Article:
The separation of computing and its management at the DIME is extended and scaled to become a two layer DIME network. The DIME network thus provides a regulatory (or signaling) network overlay over the computing network. The DIME network [14] consists of four components:

1) Nodes that encapsulate the managed intelligent computing element, MICE, with self-management of fault, configuration, accounting, performance and security (FCAPS);

2) Message-based communications (loose coupling);

3) Channels for intraand inter-DIME communication and control; parallel and isolated channels for signaling (FCAPS management) and data (information) exchange;

4) Support for distributed recursive processes that, at some level, contain services that execute a set of tasks.

A generic structure model for the DIME network using the π-calculus recursive operation [24,25] is shown in Figure 2. In traditional procedural languages, recursion is implemented by suspending the current iteration while the next iteration executes, while in π-calculus the recursive iterations operate concurrently.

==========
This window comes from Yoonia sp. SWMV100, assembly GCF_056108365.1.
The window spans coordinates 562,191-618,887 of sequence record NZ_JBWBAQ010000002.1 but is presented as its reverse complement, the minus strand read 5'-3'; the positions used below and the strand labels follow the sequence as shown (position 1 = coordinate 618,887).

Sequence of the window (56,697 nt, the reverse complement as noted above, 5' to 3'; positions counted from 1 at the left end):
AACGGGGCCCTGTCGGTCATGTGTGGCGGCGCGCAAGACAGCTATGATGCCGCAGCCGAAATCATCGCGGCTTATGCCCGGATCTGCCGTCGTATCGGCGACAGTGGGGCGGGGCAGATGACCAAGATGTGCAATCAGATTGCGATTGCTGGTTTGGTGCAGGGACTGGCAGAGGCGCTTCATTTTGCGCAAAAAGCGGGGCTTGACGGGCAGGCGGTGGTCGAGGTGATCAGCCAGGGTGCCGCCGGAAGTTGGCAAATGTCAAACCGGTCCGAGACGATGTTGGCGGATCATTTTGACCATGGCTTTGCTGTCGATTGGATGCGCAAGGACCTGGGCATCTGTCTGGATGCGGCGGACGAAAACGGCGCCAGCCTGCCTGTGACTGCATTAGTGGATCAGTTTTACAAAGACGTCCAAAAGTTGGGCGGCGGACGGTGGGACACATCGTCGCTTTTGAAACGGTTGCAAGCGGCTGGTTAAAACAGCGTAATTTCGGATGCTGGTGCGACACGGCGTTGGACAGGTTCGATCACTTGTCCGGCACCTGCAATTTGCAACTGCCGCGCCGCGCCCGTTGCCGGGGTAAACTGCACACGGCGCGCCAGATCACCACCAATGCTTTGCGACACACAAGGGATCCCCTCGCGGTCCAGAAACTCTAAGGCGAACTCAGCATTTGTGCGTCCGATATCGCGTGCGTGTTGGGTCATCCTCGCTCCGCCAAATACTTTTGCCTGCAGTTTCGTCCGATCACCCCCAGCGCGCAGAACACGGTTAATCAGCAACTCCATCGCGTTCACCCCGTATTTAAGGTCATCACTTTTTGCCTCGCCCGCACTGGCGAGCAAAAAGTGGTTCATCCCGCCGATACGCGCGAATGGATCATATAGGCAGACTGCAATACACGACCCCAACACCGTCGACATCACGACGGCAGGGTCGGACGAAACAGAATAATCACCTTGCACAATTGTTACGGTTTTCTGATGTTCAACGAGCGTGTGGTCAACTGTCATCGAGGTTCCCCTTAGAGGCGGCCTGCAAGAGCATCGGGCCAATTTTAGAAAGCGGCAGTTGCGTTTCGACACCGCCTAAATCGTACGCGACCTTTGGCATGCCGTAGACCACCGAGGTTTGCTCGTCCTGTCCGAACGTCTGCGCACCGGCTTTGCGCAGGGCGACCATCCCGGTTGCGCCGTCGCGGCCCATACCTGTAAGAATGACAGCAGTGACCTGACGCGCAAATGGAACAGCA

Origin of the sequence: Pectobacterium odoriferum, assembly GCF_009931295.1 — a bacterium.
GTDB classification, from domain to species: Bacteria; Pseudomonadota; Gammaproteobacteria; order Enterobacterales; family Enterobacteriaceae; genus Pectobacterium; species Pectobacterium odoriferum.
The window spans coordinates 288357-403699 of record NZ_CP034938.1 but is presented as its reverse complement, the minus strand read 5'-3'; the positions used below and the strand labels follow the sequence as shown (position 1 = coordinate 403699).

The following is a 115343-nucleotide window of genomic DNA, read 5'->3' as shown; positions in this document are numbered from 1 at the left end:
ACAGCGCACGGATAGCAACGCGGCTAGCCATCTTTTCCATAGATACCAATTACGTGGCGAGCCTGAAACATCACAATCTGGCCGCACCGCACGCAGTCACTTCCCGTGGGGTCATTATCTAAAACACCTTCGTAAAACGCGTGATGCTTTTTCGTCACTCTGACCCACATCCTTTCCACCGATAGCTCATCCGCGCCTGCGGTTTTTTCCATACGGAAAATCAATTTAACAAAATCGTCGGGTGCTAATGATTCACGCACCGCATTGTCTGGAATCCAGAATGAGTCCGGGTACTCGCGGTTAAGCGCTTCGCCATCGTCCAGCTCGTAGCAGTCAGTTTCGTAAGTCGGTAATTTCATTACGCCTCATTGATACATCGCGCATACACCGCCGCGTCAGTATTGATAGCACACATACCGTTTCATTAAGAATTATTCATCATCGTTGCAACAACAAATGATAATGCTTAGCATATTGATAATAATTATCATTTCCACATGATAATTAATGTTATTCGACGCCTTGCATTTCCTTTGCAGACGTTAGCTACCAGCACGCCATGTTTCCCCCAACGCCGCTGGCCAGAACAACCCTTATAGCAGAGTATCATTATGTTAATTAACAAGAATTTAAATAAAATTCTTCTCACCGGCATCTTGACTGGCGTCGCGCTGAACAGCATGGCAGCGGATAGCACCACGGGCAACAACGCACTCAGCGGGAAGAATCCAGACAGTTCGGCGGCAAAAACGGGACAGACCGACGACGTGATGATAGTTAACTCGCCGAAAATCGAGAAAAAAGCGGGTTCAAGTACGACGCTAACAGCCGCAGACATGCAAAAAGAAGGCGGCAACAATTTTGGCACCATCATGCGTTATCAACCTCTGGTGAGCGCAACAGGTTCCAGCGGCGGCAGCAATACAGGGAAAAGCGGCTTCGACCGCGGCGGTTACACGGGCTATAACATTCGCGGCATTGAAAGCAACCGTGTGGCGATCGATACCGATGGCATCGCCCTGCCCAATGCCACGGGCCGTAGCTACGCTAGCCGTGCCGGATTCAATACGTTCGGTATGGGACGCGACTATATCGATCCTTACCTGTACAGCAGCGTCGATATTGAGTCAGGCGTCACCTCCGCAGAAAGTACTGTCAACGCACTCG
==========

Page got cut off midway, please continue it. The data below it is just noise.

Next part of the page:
Let C, D, M and R represent a set of communication channels, DIME, Regulator and MICE nodes respectively.

where a Dime node, di is a set of concurrent processes, and and and represent a set of channels and Mice; the two sets of communication channels of Figure 2 are together represented by the set

Figure 2. DIME Networks modeled in π-calculus.

where “!” is the π-calculus recursion operator, “|” represents concurrency, r0 represents the initial/root Regulator (at start-up); [···] represents option, and {···} represents a set.

Thus, from the above we know that a DIME network consists of an initial (start-up) Regulator (the root regulator, r0 that may be connected through a set of communication channels and operate concurrently with a DIME network. We can visualize the DIME network from some node, di, created in the ith iteration as: